Imagine a house party or even a business meeting where the five participants shout at each other non-stop for an hour,. If you are like me, you’d just want to leave, and I nearly did, to be honest, if I ever need a house I’ll just contact Tiny house kits which seems to be easier. And several people in the lobby I talked to agreed with me.
That is the first act of Branden Jacobs-Jenkins play Appropriate, that opened Saturday night at the Westport Country Playhouse, directed by Associate Artistic Director David Kennedy. In MacArthur award winning Jacobs-Jenkins play, three siblings, 2 of their spouses and three children return to their late father’s home in rural Alabama, to clean out the house and arrange for an estate sale of the contents and the sale of the decaying house.
Toni (Betsy Aidem) is the eldest sibling, in her later 40s or early 50s and is consistently abrasive and angry to everyone: it is very difficult to identify with her. She is also the estate’s executor. Bo, (Beauregard) the middle sibling (David Aaron Baker, above and left) is just slightly younger than Toni, and is arrogant, angry and hopeful that the sale of the estate will produce some income for him, as he has spent a lot on his father in recent years, and, we learn is likely to be losing his job. His wife, Rachael (Diane Davis, above) is only slightly more pleasant and quite sure her late father-in-law was anti-Semitic as he was overheard calling her Bo’s “Jew-wife.” It doesn’t take long before Toni and Rachael are at it hammer and tongs.
Franz (formerly named Frank) is the youngest sibling (Shawn Fagan) and the black sheep of the family, having struggled with drug and alcohol addiction as well as what we learn was probably pedophilia. Many people suffer from addiction. Click here to check your Beacon Health Strategies rehab insurance benefits covers rehab treatment.
He seems more reasonable than his older siblings but is not easy to like. His girlfriend River (Anna Crivelli) is a clichéd young (about 23) Portland hippie who works as a vegan chef, and while she is considerably less visible, her calm, likeable hippie style is a marked contrast to the rest of the battling clan. Incidentally, she was also the fight director. And oh, yes, there is a fight.
We are told that this is a play about family secrets that gradually reveal themselves, and once you learn that the deceased father was once a powerful lawyer before he settled into rural Arkansas, the “surprise” about his racist past is quite predictable. His character is quite thinly drawn, we only learn a few dribbled out facts about him as the play proceeds, but we see where this is going. To a large degree, they are all present hoping to get some money out of the estate.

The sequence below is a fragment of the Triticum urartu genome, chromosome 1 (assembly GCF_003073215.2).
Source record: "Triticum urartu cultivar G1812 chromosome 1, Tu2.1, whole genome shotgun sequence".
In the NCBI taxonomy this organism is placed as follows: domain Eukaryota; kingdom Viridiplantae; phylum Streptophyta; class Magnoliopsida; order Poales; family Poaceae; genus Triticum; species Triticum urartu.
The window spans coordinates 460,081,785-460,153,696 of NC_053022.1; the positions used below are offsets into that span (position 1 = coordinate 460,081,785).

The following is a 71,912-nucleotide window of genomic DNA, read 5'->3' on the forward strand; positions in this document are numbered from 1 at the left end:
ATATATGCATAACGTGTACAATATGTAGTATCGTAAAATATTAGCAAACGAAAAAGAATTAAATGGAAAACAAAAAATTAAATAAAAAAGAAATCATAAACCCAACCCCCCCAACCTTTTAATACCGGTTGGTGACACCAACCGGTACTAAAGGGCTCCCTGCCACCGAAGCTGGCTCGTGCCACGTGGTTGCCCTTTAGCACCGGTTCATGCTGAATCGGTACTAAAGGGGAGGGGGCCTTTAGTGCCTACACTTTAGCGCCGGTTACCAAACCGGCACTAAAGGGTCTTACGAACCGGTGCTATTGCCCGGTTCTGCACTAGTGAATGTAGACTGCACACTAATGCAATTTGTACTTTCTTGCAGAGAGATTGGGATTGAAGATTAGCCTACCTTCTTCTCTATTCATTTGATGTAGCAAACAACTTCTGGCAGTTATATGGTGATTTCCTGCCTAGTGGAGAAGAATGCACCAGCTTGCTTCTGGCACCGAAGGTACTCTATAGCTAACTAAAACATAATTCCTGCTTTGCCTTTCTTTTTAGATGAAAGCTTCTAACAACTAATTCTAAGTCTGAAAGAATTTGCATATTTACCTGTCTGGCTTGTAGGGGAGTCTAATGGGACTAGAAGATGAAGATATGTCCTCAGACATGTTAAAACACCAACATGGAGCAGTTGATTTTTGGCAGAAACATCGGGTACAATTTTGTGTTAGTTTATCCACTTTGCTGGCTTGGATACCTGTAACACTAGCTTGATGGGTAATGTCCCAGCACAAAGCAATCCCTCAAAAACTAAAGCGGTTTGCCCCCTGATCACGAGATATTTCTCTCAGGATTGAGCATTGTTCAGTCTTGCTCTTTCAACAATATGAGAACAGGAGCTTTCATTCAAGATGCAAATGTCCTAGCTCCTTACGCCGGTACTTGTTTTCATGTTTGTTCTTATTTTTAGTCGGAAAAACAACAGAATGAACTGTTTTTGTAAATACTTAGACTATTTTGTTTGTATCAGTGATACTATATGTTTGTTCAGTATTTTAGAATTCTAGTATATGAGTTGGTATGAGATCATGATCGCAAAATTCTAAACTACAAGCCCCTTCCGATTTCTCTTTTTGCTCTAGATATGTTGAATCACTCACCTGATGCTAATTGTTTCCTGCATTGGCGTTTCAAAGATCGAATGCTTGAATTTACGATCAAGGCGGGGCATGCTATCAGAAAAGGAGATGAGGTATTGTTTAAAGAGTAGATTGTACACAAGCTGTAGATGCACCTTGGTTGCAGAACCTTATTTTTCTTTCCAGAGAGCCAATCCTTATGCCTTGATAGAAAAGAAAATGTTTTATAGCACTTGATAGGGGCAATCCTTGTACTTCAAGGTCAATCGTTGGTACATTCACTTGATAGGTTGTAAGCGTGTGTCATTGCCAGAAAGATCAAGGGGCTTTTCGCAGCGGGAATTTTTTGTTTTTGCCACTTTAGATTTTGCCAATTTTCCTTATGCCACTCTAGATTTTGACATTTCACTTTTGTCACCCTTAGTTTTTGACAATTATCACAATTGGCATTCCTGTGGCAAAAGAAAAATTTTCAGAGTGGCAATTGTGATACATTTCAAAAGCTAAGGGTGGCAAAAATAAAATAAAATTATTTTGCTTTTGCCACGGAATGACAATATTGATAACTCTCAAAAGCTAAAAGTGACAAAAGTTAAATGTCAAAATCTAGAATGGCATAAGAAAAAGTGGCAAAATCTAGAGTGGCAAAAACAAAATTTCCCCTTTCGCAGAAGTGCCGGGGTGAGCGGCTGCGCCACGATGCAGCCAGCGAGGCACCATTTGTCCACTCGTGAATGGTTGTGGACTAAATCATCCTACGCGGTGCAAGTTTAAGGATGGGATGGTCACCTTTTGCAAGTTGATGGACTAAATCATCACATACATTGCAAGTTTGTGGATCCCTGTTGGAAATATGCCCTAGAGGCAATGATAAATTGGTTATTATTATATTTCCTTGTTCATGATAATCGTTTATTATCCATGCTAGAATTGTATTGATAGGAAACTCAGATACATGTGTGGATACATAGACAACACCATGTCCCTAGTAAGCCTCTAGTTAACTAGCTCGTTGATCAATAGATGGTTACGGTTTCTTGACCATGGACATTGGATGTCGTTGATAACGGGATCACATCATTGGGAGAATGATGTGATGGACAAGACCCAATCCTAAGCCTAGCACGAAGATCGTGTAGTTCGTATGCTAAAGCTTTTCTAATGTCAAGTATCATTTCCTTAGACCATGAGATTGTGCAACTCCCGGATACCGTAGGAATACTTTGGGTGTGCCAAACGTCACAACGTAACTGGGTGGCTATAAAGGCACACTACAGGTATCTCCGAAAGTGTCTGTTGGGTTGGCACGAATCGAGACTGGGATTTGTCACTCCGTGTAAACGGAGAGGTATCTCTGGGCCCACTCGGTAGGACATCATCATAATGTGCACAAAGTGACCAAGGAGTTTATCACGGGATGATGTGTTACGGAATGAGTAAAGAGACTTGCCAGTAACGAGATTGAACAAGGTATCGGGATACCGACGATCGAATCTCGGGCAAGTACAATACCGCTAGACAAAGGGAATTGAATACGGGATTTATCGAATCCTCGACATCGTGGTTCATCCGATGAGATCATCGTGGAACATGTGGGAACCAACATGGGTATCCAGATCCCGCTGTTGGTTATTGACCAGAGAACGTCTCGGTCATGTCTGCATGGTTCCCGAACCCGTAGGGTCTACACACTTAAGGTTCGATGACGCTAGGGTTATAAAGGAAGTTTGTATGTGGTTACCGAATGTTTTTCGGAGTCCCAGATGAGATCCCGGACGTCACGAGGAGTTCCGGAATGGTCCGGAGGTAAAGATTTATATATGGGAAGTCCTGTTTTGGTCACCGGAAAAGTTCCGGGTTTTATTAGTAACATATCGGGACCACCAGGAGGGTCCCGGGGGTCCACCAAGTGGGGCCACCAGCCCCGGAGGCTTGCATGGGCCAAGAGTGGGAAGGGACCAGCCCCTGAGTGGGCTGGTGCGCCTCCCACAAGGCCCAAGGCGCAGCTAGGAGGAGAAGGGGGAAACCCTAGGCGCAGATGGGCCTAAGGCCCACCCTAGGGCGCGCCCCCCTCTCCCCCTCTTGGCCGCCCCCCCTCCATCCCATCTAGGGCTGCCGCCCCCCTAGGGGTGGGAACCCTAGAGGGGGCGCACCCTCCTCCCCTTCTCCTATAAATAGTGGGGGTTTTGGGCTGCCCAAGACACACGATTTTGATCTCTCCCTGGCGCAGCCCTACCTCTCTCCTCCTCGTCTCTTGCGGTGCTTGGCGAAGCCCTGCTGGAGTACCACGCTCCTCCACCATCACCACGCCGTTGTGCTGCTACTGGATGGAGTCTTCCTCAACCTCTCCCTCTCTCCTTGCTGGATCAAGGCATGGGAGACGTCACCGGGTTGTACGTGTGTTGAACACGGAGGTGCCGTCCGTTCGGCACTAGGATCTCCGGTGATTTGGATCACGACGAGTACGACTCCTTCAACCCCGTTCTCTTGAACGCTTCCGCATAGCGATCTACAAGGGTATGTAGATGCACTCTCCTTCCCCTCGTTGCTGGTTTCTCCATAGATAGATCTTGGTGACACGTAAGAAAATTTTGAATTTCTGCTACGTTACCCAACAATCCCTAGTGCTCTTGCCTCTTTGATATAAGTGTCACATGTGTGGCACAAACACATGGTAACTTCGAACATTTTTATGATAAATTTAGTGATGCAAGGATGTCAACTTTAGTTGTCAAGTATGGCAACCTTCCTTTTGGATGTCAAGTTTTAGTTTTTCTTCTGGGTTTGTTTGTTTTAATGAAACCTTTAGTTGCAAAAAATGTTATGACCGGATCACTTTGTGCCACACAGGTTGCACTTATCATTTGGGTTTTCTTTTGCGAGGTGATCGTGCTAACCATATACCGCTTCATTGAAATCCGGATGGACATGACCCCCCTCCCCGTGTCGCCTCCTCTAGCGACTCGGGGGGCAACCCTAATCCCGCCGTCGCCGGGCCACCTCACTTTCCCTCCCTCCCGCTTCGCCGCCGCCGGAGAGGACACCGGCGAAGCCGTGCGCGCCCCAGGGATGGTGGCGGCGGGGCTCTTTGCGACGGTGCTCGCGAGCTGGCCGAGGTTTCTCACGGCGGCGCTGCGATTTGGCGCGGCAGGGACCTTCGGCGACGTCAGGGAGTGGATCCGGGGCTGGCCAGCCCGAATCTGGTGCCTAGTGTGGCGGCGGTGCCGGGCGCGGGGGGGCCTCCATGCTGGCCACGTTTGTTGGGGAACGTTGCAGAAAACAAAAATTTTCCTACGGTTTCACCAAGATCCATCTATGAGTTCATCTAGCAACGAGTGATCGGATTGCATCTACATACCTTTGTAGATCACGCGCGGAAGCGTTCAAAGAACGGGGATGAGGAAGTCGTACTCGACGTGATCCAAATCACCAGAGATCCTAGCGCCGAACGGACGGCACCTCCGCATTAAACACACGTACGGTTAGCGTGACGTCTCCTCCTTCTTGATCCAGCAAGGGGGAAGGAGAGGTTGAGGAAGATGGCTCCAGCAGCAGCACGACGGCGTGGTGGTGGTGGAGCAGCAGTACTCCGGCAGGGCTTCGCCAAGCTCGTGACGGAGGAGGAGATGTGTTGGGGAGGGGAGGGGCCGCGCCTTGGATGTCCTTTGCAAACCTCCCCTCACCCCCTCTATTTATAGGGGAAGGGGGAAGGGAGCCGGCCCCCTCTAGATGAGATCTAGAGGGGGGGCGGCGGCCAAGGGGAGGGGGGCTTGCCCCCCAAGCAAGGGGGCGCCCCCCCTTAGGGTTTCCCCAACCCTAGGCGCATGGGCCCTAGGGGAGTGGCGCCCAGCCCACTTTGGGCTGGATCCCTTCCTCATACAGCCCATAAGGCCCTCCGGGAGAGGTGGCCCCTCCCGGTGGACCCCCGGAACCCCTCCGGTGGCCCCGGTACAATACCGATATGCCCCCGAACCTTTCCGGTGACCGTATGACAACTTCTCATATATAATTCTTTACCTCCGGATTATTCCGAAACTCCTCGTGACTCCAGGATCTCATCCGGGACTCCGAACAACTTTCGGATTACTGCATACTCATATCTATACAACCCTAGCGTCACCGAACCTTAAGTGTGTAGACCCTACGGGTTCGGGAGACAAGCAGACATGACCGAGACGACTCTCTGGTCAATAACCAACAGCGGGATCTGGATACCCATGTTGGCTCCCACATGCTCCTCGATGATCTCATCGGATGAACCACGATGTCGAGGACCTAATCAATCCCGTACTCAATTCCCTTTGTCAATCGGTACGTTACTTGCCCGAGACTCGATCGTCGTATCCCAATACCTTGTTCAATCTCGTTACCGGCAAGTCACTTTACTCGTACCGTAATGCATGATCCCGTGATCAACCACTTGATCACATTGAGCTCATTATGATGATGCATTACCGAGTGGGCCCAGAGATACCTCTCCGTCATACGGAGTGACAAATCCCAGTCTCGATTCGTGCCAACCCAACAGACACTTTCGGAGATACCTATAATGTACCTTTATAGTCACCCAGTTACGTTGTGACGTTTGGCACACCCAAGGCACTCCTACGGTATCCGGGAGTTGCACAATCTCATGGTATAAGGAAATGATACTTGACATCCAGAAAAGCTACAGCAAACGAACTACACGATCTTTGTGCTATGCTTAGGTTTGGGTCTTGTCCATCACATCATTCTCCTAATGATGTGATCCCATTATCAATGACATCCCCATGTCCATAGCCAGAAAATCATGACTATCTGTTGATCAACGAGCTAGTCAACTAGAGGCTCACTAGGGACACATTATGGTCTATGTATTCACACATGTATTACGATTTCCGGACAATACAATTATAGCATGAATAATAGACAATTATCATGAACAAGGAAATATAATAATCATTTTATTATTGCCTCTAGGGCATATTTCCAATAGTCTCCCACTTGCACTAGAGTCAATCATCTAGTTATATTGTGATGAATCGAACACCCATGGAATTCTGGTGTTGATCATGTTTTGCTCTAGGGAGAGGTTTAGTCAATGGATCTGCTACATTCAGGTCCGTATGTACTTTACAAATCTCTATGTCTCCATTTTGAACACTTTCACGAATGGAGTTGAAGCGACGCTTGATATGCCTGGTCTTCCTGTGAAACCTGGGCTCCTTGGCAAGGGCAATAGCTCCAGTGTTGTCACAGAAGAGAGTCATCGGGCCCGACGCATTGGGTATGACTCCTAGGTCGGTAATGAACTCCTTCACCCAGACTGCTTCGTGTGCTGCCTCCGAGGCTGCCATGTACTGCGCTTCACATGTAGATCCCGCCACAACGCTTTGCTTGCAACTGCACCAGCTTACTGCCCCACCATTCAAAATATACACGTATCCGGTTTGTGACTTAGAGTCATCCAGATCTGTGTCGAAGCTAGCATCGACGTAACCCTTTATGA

Three young actors are utterly charming in their smaller roles: Rhys (Nick Selting) as an older teenager, and Cassidy (Allison Winn) as a younger teenager. Oddly, even though the script always refers to her as “Cassidy,” the program lists her as “Cassie.” Finally, Ainsley (Christian Michael Camporin) zooms around as a hyper maybe 8-year old, in Act I and in Act III is part of the Big Reveal.
The set, by Andrew Boyce, has been lovingly executed by the skilled Westport Playhouse staff, led by David Dreyfoos, and represents the shabby living room, windows, semi-spiral stairs and parts of two other rooms in exceptional detail. One thing you can almost always count on is the fact that there will be some sort of inlaid flooring on the stage that is appropriate for the décor. The lighting by Matthew Richards is important, as there are night scenes without lights as well as lightning and outdoor glow coming through the windows. And the sound cues of cicadas chirping between scenes are excellent.
Playwright Jacobs-Jenkins has said that he wanted to create a southern family drama in the tradition of Streetcar Named Desire and August, Osage County, but while his characters are annoyingly well-drawn, the writing lacks the lyricism of Tennessee Williams or Tracy Letts. Jacobs-Jenkins, who is African American, noted that most of these great family dramas do not include any people of color, and that was a driving factor in his creating this play. However, the entire cast is white, although reference is made to the slave graveyard on the estate, and to past lynchings.
But having praised all these capable players, the result is 2 hours of people screaming at each other almost non-stop. This, we must assume, is the choice of director David Kennedy, and this makes for a really uncomfortable evening. While the publicity suggests that this is a comedy: it really is not. I counted just four laughs in the entire one hour first act, and only a few more in the other two.
The acts are pretentiously named “The Book of Revelations,” “Walpurgisnacht,” and “The Book of Genesis,” but the reasons for these names are not all that apparent. The first act runs about an hour, and after a 15-minute intermission, the second two acts are played without pause, ending about 10:40. The playwright suggests that the mysterious title might be read as the verb “appropriATE,” rather than the adjective “apPROpriate.” I still don’t get it. The script lists 6 dictionary definitions of the word, and the playwright suggests that he has incorporated all of them.
“Appropriate” runs through September 2. Performances are Tuesdays at 7pm, Wednesdays at 2 and 8pm, Thursday and Friday at 8pm, Saturday at 3 and 8pm and Sundays at 3pm. Tickets are available at the theater’s website: westportplayhouse.org.
Many people suffer from addiction. Click here to check your #BEACON HEALTH STRATEGIES REHAB INSURANCE BENEFITS# covers rehab treatment.